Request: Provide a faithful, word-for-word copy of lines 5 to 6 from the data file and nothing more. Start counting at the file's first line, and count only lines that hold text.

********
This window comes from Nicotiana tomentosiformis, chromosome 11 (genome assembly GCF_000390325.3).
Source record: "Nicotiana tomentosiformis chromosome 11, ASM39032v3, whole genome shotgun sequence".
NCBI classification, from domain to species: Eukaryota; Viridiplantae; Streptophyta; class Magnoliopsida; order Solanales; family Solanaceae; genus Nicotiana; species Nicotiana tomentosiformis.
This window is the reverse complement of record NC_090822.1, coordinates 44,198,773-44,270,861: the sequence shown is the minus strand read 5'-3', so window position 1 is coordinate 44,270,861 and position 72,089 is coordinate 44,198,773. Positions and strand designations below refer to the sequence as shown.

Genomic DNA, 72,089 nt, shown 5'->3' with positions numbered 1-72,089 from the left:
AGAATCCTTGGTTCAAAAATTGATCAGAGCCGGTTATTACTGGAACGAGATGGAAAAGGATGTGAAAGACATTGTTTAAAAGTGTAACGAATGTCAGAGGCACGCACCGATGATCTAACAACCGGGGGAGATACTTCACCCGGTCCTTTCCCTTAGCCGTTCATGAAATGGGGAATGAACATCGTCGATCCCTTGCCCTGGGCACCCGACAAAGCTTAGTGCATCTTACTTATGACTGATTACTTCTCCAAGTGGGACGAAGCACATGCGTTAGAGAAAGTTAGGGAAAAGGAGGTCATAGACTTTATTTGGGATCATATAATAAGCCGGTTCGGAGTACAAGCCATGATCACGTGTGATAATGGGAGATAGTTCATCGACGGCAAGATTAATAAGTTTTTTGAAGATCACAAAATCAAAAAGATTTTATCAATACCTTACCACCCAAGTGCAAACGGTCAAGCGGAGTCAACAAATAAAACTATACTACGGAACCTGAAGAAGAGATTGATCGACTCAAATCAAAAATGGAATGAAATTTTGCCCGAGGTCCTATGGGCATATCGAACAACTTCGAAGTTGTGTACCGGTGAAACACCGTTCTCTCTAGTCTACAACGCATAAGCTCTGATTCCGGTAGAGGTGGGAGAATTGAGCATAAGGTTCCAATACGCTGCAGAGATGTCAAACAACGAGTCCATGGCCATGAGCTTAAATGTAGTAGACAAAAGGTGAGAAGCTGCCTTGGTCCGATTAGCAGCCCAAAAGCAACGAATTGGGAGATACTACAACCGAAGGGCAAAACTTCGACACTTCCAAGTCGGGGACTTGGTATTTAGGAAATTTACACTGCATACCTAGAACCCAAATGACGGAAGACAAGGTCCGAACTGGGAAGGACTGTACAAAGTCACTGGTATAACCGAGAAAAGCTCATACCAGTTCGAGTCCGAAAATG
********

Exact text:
Genomic DNA, 72,089 nt, shown 5'->3' with positions numbered 1-72,089 from the left:
AGAATCCTTGGTTCAAAAATTGATCAGAGCCGGTTATTACTGGAACGAGATGGAAAAGGATGTGAAAGACATTGTTTAAAAGTGTAACGAATGTCAGAGGCACGCACCGATGATCTAACAACCGGGGGAGATACTTCACCCGGTCCTTTCCCTTAGCCGTTCATGAAATGGGGAATGAACATCGTCGATCCCTTGCCCTGGGCACCCGACAAAGCTTAGTGCATCTTACTTATGACTGATTACTTCTCCAAGTGGGACGAAGCACATGCGTTAGAGAAAGTTAGGGAAAAGGAGGTCATAGACTTTATTTGGGATCATATAATAAGCCGGTTCGGAGTACAAGCCATGATCACGTGTGATAATGGGAGATAGTTCATCGACGGCAAGATTAATAAGTTTTTTGAAGATCACAAAATCAAAAAGATTTTATCAATACCTTACCACCCAAGTGCAAACGGTCAAGCGGAGTCAACAAATAAAACTATACTACGGAACCTGAAGAAGAGATTGATCGACTCAAATCAAAAATGGAATGAAATTTTGCCCGAGGTCCTATGGGCATATCGAACAACTTCGAAGTTGTGTACCGGTGAAACACCGTTCTCTCTAGTCTACAACGCATAAGCTCTGATTCCGGTAGAGGTGGGAGAATTGAGCATAAGGTTCCAATACGCTGCAGAGATGTCAAACAACGAGTCCATGGCCATGAGCTTAAATGTAGTAGACAAAAGGTGAGAAGCTGCCTTGGTCCGATTAGCAGCCCAAAAGCAACGAATTGGGAGATACTACAACCGAAGGGCAAAACTTCGACACTTCCAAGTCGGGGACTTGGTATTTAGGAAATTTACACTGCATACCTAGAACCCAAATGACGGAAGACAAGGTCCGAACTGGGAAGGACTGTACAAAGTCACTGGTATAACCGAGAAAAGCTCATACCAGTTCGAGTCCGAAAATG